How are 401(k) and other retirement accounts divided?
Retirement plans are part of divorce property division, but may require expert help to figure out what the plan is worth and to prepare a special order known as a qualified domestic relations order (QDRO). A percentage of benefits can be set for payout to one spouse later, since some employment-related accounts are not yet eligible for payout as of the valuation date.
Who Gets the Family Home?
Judges often take into account the possibility that a custodial spouse may need to own or continue living in the family home and then typically award different assets to the other spouse to arrive at a fair division. If there aren’t enough other assets to balance out the value of a house, the house may be sold and the proceeds divided. One party may also have the option to “buy out” the other party through a refinanced mortgage.
Who Gets the Family Pet?
Indiana judges award pet ownership to one spouse in the divorce, just like any other personal property.
At CLLB Law, our legal team will be there for you to answer your questions and explain your options, throughout the entire divorce process.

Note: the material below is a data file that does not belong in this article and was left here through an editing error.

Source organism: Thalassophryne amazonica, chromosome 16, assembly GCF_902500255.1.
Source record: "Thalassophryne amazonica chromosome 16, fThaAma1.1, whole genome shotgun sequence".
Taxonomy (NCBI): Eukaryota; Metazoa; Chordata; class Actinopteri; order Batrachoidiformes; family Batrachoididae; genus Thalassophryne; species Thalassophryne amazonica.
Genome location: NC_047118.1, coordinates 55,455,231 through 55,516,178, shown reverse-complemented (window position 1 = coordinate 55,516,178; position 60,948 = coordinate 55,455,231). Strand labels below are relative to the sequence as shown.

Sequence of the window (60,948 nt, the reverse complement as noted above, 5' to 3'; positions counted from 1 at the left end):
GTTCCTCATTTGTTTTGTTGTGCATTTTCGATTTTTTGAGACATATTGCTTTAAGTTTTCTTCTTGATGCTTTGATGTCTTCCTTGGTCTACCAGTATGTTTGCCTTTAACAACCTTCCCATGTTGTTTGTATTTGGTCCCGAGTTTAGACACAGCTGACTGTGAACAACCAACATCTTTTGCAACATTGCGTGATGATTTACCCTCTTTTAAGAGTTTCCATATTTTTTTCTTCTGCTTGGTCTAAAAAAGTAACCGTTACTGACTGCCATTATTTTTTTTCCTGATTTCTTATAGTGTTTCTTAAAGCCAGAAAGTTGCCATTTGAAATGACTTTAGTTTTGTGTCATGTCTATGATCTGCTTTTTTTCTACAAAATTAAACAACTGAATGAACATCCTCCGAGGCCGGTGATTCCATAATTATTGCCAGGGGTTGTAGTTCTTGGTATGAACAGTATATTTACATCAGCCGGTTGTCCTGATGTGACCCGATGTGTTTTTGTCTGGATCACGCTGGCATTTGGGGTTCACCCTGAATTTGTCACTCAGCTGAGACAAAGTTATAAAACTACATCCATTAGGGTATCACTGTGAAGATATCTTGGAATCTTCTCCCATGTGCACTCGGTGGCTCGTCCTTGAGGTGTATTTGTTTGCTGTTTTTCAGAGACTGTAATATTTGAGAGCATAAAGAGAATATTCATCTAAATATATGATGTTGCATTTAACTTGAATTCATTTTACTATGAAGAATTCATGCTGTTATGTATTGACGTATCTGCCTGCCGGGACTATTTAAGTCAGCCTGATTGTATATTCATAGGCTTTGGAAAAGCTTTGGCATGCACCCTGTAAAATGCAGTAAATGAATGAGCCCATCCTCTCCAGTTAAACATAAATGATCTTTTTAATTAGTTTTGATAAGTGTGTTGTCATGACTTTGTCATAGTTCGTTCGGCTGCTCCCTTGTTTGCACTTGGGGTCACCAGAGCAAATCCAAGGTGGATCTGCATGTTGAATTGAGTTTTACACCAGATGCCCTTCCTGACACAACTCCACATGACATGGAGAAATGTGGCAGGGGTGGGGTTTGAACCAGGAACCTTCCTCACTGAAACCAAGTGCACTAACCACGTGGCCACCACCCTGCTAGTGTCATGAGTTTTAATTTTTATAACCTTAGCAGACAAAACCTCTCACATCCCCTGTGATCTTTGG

Call Our Property Division Lawyer in New Albany, IN, for Help
The process of dividing property and assets when going through a divorce can be extremely challenging and affect the rest of your life. If you are concerned about how property division will affect you, rest assured that the Indiana property division lawyers at Church Langdo Lopp Banet Law will do everything possible to protect your rights and help you through this difficult period.
For skilled and knowledgeable representation regarding any divorce issues, contact us by calling 812-725-8226. Based in New Albany, Indiana, we proudly serve communities throughout Kentucky; Floyd County, IN; and Clark County, IN.
Don’t make costly mistakes – let our Family Law attorneys negotiate the best property division situation for you. Delaying can only make your situation worse, so call us today.
GET HELP NOW 812-725-8226